** There's also Ash's ability to use Aura (basically a renamed Force). In the eighth movie Ash begins to develop these and it's even brought up once or twice in the Sinnoh Arc. Absolute squat comes of it. They might as well have painted a sign that says FanficFuel.
* In ''Manga/RanmaOneHalf'' Japanese version during the Gambling King Arc. Ranma was supposedly so stupid that he can't lie to anyone and got a poker face that any kid can read. This is contradicted by Ranma playing cards with his friends in the past several times and winning based on his expression (and Ranma being perfectly able to lie and play pretend in several other schemes of his whenever it suited him). Ranma went on later after the arc and to win at cards decisively against Nabiki and Akane. The American version changed all those incidents to Ranma losing so that they can remove the inconsistency.
* ''Anime/SailorMoon'':
** Usagi often used her disguise pen in the first season to get into areas where access was forbidden otherwise. In later seasons, it was completely forgotten... except for one odd season three episode when Minako borrowed Usagi's pen to act as an IdentityImpersonator for Sailor Moon. And even in the first season one episode has her entering a swimsuit contest wearing a torn bathing suit that she covers up with bows. (Note that Minako had ''her own'' disguise compact in the ''Manga/CodenameWaSailorV'' manga and in the ''Manga/SailorMoon'' manga, although the fact that it was never shown in the anime may mean it simply doesn't exist in this continuity.)
** In the manga, both Usagi and Minako have devices (a mask and a compact respectively) that can reveal the disguised enemies' true forms; these conveniently get forgotten when it comes to fighting Witches 5 or the Dead Moon Circus, who do disguise themselves as normal people in areas that are ''known'' to have connection to the enemies.
** In the first episode we see that she has super hearing through the gems in her hair and we never get to see her use them again ... ever. In the same episode, her scream/cry is also shown to be some sort of sonic weapon, boosted by her magic, which she also uses ''one'' more time in the fourth season, when she and Chibi-Usa both use it while being menaced by an evil dentist.
** In a season two episode all the girls sans Mercury (who was supposed to be on a plane to leave) get trapped in a freezer with an ice monster. Their game plan is to wait there indefinitely until Mercury conveniently decides not to go and comes to the rescue. One wonders why Sailor Mars didn't think to use her own powers which are...you know...[[PlayingWithFire based on fire]].
* ''Manga/SgtFrog'': Natsumi, taking on Keroro -- a clearly amphibious lifeform -- in a ''swimming contest.'' Cue Keroro's first CrowningMomentOfAwesome.
** Ironically, Natsumi still benefitted since nobody but her could see Keroro, and struggling to beat him allowed her to beat everyone else.
** In the dub at least it was not so plot induced as it was youthful pride and not thinking induced, and to her credit it does hit her pretty fast just how bad an idea it was.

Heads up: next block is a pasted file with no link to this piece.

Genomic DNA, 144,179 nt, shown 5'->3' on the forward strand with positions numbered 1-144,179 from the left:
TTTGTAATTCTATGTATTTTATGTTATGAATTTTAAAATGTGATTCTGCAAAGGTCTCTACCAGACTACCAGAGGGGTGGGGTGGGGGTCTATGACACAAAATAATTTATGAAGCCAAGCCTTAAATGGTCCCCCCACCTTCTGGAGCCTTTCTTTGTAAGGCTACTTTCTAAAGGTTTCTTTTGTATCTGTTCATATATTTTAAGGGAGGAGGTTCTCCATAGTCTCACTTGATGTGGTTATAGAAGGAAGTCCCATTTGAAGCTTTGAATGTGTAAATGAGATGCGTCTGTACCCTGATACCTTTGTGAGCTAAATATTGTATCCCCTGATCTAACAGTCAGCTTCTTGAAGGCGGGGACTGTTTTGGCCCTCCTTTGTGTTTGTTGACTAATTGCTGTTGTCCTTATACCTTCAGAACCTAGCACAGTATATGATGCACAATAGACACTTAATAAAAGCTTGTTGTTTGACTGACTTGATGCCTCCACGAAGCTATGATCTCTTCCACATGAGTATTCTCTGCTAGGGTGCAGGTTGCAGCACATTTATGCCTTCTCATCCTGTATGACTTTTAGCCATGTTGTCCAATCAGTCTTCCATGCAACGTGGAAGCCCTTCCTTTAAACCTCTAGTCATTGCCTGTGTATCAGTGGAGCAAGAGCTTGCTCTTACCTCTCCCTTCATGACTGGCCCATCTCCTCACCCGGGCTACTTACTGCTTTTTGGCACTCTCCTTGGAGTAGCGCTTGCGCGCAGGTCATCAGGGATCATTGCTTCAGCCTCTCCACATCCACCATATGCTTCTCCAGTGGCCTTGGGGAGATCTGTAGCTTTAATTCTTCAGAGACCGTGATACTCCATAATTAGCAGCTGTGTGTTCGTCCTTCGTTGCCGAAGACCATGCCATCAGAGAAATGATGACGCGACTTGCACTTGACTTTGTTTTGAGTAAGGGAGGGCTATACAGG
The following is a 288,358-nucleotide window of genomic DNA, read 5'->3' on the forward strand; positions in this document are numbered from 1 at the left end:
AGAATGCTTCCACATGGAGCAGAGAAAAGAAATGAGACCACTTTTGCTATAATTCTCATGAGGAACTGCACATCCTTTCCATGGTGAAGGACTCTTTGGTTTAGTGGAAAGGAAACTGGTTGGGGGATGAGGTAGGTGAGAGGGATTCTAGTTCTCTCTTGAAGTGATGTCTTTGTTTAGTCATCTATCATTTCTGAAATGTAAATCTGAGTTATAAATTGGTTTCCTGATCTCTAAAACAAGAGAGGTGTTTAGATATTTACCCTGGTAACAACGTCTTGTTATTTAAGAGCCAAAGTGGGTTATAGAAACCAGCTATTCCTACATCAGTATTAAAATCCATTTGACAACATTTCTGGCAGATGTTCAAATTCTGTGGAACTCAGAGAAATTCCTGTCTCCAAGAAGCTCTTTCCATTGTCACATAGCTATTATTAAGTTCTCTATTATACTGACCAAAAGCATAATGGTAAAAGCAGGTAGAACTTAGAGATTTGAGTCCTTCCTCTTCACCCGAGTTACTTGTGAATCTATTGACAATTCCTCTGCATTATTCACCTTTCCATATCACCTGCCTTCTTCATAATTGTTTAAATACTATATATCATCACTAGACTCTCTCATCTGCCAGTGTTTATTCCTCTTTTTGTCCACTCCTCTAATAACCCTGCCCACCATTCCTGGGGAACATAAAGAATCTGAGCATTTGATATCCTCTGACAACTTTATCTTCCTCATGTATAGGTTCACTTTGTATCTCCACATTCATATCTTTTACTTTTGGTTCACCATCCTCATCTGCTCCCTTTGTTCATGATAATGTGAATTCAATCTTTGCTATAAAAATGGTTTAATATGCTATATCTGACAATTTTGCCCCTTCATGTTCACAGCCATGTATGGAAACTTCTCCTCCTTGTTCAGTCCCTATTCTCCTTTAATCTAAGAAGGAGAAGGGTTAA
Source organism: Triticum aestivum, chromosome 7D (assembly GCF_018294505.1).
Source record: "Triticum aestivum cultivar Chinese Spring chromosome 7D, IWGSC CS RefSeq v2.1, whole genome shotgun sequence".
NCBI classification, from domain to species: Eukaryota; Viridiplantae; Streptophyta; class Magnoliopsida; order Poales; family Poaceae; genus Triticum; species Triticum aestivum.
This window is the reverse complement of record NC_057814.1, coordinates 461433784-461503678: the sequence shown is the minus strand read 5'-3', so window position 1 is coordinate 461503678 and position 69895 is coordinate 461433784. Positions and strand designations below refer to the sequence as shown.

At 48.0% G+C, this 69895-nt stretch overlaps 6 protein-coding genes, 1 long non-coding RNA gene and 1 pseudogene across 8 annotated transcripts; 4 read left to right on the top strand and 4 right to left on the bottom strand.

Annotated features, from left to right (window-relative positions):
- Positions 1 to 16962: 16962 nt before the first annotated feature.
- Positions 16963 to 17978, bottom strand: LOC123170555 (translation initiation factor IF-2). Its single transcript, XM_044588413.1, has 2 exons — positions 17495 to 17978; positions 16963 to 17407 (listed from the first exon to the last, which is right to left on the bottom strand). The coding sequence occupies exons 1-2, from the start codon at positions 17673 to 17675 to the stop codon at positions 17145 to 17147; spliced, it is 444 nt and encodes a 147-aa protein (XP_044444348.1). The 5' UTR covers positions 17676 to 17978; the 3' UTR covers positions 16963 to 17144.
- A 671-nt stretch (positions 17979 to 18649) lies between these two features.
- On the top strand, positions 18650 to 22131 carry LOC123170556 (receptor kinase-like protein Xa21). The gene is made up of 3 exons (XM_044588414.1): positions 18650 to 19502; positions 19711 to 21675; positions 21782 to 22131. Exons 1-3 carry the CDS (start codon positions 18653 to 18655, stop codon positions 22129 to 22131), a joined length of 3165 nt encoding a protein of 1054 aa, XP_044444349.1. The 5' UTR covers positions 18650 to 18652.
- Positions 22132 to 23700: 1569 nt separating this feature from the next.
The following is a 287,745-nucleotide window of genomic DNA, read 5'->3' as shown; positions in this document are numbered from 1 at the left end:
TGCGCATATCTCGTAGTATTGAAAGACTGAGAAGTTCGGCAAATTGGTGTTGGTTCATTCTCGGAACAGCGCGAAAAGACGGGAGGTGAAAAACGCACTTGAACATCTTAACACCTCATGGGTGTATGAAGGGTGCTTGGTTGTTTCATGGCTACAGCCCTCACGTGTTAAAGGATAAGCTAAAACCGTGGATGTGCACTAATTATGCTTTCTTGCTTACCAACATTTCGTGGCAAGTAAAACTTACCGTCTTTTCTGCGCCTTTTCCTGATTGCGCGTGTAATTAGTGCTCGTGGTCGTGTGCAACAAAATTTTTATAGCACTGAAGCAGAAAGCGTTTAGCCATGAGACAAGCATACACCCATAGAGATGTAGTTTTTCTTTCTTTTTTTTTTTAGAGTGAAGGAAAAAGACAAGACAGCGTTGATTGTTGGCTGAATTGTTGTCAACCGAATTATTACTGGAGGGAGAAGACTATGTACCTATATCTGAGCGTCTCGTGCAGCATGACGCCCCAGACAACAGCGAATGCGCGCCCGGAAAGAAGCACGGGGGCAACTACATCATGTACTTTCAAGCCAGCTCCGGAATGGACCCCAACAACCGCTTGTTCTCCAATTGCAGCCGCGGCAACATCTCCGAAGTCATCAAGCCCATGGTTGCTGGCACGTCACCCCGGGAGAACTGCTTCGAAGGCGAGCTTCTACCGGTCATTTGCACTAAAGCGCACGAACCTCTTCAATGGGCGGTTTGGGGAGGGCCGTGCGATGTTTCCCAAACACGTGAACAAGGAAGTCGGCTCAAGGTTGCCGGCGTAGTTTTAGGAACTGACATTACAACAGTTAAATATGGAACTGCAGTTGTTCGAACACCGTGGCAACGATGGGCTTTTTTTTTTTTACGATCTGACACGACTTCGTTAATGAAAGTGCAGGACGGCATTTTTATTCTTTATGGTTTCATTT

* ''LightNovel/{{Slayers}}'': Lina, Ameria, and Zelgadis all know ''Ray Wing'', spell that lets them fly, faster than they can run. Yet they will frequently run away from enemies (including ones who can't fly), or stand around watching flying opponents as if they could not reach them. Even if they cast ''Ray Wing'', there's a good chance [[AcrophobicBird they'd still fly parallel to the ground]] until Lina realizes this second layer of stupid.
** Keep in mind Ray Wing requires energy and by the time they desperately need to flee their foes they'd already depleted their magic from using high level spells and some foes don't justify using energy because they can be outran. On top of that many of the places they visit tend to be dungeons and ruines with relatively little space to fly around.
* Often when the robot characters in ''Anime/TransformersEnergon'' need to get to someplace really quick or escape from danger, they simply run, even if they can transform into a superfast vehicle.
* ''Anime/YuGiOh5Ds'':
** In the first season, there is a duel where this is Zigzagged, and a character forgets how to use one ''right''. In Rua's duel with Devack, he equips his copy of Megamorph to his Power Tool Dragon, thinking it will double PTD's Attack Score. He forgets that, because he and Devack currently have equal Life Points, the card won't do anything. (But to be honest, what player in the actual game has ''not'' made ''that'' mistake when using Megamorph?)
** In Season 2, Yusei desperately tries to find a way to deal with the Meklord Emperor monsters that can absorb Synchro Monsters. He finds the Accel Synchro, but Yusei already has a card that can deal with them, and he has it since the beginning of the series: Turbo Warrior. A Synchro Monster that cannot be targeted by monsters with Level 6 or lower, and the Meklord Emperors are Level 1[[note]]In the anime, a Meklord Emperor is made of five monsters that join forces and give the Infinity (the torso) their ATK and DEF. The Infinity is a Level 1 monster that absorbs Synchro Monsters. Some parts can be replaced by stronger versions of themselves and have higher Levels, but the highest Level so far is 5.[[/note]]. However, he never uses Turbo Warrior against them and he relies on his Accel Synchro Summon.

* In ''AudioPlay/TheUnfinishedSpellingErrorsOfBolkien'', Martin points that the Balrog seems completely unaware of the fact that it has wings. The Balrog/wing issue is a pretty big source of FanWank.

[[folder:Comic Books]]